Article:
A "tomato can" is a washed-up boxer, someone used by other fighters as an easy win to help pad their record. Think of the string of weak fighters Rocky fights to maintain his championship in Rocky III, if that helps.
During one of the rare moments when that franchise was still about boxing.
Like all clever metaphors, there are a few possible meanings going on here. The simple fact that cans are kind of squat and nonathletic-looking, like an overly cylindrical man, is one image we're keying on. Or the classic trope of someone using empty cans for target practice. Or, most vividly, the fact that tomato cans are prone to leaking red juice when wailed upon.
A prototypical tomato can.
Related: Can This Just Be Over Yet?
A give-and-go is a fairly simple play that shows up in all sorts of sports, soccer and basketball being the most noteworthy examples. One player passes a ball to another (the give), then runs past a defender (the go) in anticipation of receiving a return pass.
"OK, no. So you both went there and no one gave. That's a go-and-go, and it's also traveling."
What makes this phrase so delightful is the alliteration and the prosody of it. It's fun just saying it; the words "give-and-go" sound like the play looks, a rapid interchange between two parties.
"No Dale, don't give the ball to the defender then go. That's ... that's something else."
An extended and very similar relative is the Spanish phrase tiki-taka, which sounds like the noises made during an hours-long version of give-and-go where a soccer team makes a never-ending series of rapid short passes to each other while the crowd claps and checks their watches.
It is admittedly impressive to see in action, but eventually one does long for kicka-the-ball-at-the-effing-goalaka.
"Hack-a-Shaq" has everything you could hope for in sports poetry. Rhyming, artfully described violence, and the cruel mockery of a man's failings. For those that don't know: Shaquille O'Neal was (and probably still is) a huge, huge man, famous for his rapping and a brief career in the NBA. In his prime, Shaq was close to undefendable, capable of essentially walking through opposing players to the basket, where he would just kind of drop it in. His one flaw (at the time; he would later develop many others) was his terrible free-throw-shooting ability. Which meant that every time he was fouled, he was likely to score less from a pair of uncontested one-point throws than he was from a contested two-point throw.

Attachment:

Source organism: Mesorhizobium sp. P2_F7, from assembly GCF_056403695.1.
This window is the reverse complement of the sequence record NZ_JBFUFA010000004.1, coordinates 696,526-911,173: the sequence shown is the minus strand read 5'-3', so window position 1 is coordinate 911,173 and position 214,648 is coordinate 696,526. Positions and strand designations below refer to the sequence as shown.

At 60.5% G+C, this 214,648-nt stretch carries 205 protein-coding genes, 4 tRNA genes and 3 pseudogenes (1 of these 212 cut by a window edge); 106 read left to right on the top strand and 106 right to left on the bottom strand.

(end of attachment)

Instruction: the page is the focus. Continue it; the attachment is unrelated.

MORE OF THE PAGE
These were commonly issued to fans seated behind the backboard.
From these curious attributes, a strategy to defend against Shaq soon appeared, in which opposing teams would foul the holy bejeezus out of him every time he had the ball. "Hack-a-Shaq" was the name of the tactic, three simple words that captured the strategy in a delightful rhyme. A rhyme that was itself paralleled by the rhyme between the mockery this strategy made of the rules of the sport and the mockery it made of the man being hacked.
Don't feel too sorry for him, though. He was still responsible for horrible fouls of his own.
"Slide-rule pass" is a beautiful phrase that comes to us from the beautiful game ...
Like a symphony for all the senses.
It describes what is essentially a perfectly aimed and weighted pass, one that typically travels through a very narrow window between defenders, hitting a teammate on the run. What makes the phrase so sexy is how all of the multiple meanings embedded in "slide-rule" perfectly describe what's happening on the pitch. A slide-rule is a tool our dads used when doing calculations back in dinosaur school, which emphasizes how precisely engineered this type of pass is. Also, the "rule" part implies a laser-straight path, which is typical for slide-rule passes, as opposed to long, looping crosses or lobs. And "slide" perfectly describes the motion of the ball, gliding across the turf, slowing down in just the right place for a teammate to run on to it. Where he'll score a goal or flop to the ground or whatever.
You know. Soccer.
So that's at least three additional layers of imagery in there on top of the simple definition of "pass." That's impressive; poets could work months and years without coming up with a similarly eloquent phrase.
Should have been watching more sports, you quill-necked dweebs.
Chris Bucholz is a Cracked columnist and doesn't have that thick of a neck himself, if we're all being honest here. His first novel, Severance, is incredible, coming out on Dec. 9, and available for preorder on Amazon or Apex Books. Join him on Facebook or Twitter.
For more from Bucholz, check out 5 TV Moments That Caused Bizarre Real-World Consequences. And then check out 18 Sports That Are Way More Fun to Play in Space.